Seville, visible towards the top right of this image, is the capital of Andalusia and the fourth largest city in Spain. An inland port, it lies on the Guadalquivir River and while the original course of the river is visible snaking through the city on the right, we can see where water has also been redirected into a straighter course on the left. At over 650 km long, the Guadalquivir is one of the longest rivers in Spain, extending way beyond the frame of this image. Nevertheless, it can be seen winding its course all the way from the top right of the image, just south of the Sierra Norte mountain range, to the Gulf of Cádiz where it empties into the Atlantic Ocean. On route, this major river serves as a source for irrigation – here noticeable in the top right of the image, but mainly to the south of Seville where large green agricultural fields appear in sharp contrast to the surrounding drier brown land.
The Doñana National Park lies on the right bank of the Guadalquivir River, at its estuary on the Atlantic Ocean. One of Europe's most important wetland reserves, the park is an area of marsh, shallow streams and sand dunes, and an important site for endangered and migrating birds.
Copernicus Sentinel-2 is a two-satellite mission. Each satellite carries a high-resolution camera that images Earth’s surface in 13 spectral bands. Data from Copernicus Sentinel-2 are used to monitor changes in land cover, agriculture, and coastal and inland waters.
This image, captured on 21 June 2019, is also featured on the Earth from Space video programme.
ESA’s flight controllers use the best software and systems to fly our missions -- but do they have the cool savvy needed to handle a wonky engine and a time-critical manoeuvre?
Set in the near future, ‘The Burn’ is a new short film that tells the story of what happens when an ESA mission control team encounters an unexpected anomaly in what should be a routine manoeuvre.
The Operations Manager, spacecraft engineers, flight dynamics experts and software and systems specialists all ‘work the problem’, fighting against time, the inexorable pull of gravity and a capricious Solar System to avoid loss of mission.
Fundamentally, without mission operations infrastructure – ground stations across the globe, flight dynamics systems, high-tech control rooms and cutting edge control systems – we could not fly the complex missions we have successfully flown now for decades.
Sometimes, you have to fail to succeed. Throughout the year, teams train for every possible eventuality, to ensure that their skills, expertise and teamwork – in combination with the best mission control systems available – bring Europe’s missions to life.
Many of the actors appearing in ‘The Burn’ are the actual engineers currently flying missions at ESA, giving an authentic glimpse into the real-time experiences of the teams who fly European exploration spacecraft today.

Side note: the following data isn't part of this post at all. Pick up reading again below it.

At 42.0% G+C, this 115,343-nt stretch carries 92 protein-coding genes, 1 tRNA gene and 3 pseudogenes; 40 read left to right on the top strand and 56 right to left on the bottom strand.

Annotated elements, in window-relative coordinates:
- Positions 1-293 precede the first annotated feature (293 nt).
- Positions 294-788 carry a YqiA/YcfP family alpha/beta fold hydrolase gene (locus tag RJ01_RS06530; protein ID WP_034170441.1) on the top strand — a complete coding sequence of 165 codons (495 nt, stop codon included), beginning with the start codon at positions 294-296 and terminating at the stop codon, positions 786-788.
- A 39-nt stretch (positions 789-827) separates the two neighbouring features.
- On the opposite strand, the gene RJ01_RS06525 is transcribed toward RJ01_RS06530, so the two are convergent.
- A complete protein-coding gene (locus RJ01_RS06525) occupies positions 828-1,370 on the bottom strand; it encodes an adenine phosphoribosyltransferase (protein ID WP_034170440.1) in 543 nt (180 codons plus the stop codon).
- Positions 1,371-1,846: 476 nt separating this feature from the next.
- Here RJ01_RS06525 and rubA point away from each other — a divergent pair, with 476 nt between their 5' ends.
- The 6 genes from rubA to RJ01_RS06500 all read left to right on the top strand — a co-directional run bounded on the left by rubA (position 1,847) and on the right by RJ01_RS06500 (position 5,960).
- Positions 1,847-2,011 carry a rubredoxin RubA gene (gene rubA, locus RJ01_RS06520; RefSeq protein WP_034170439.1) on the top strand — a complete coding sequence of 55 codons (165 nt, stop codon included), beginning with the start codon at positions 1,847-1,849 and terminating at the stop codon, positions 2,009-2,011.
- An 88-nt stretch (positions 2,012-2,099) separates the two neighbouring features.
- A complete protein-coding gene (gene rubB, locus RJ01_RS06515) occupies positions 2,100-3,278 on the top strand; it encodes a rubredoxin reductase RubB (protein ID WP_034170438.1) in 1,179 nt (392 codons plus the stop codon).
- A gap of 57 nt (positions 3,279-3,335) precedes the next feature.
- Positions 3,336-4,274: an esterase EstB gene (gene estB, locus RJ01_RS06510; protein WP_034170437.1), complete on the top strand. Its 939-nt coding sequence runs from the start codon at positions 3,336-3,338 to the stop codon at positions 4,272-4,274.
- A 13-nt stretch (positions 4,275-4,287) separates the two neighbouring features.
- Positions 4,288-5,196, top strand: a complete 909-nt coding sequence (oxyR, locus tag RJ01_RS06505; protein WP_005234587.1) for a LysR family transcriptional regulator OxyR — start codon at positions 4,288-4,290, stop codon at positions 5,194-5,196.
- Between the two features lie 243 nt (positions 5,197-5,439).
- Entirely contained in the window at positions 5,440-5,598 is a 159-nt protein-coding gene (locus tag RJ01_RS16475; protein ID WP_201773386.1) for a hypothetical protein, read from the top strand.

The Aurora, seen here dancing above Svalbard in Norway, is the most beautiful result of space weather on Earth.
The lights, most commonly found at polar regions, are totally benign, but they signify something serious happening at Earth.
Space weather describes the ever-changing conditions in space, caused by intense radiation and colossal amounts of energetic material that the Sun blasts in every direction.
When solar storms reach Earth, they intefere with our planet's magnetic field, creating geomagnetic storms with the potential to disrupt and even destroy infrastructure in space and on the ground.
This week, space weather is under the lime light as experts from across Europe meet at the European Space Weather Week in Liege, Belgium.
ESA astronaut Luca Parmitano took command of a rover in the Netherlands on Monday and expertly drove it over an obstacle course to collect a rock from a sampling site– all while circling our planet at 28 800 km/h on the International Space Station.
ESA astronaut Luca Parmitano will take the lead spacewalking role yet again on 22 November as he and NASA astronaut Andrew Morgan go beyond the International Space Station airlock to service the Alpha Magnetic Spectrometer AMS-02.
Priya Patel, System Engineer, talks about her experience as a YGT working on the Laser Interferometer Space Antenna Mission (LISA).
The Copernicus Sentinel-2 mission captured the plumes of smoke from the bushfires in Australia. The recent blazes triggered a ‘hazardous’ air quality warning for Sydney – the highest level on Australia’s Air Quality Index.
In this image, captured on 21 November 2019 at 00:02 GMT (11:02 local time), smoke from the Gospers Mountain bushfires, northwest of Sydney, can be seen drifting southwards. Residents with respiratory conditions were advised by authorities to stay indoors, as over 50 people have been treated owing to complications from the smoke.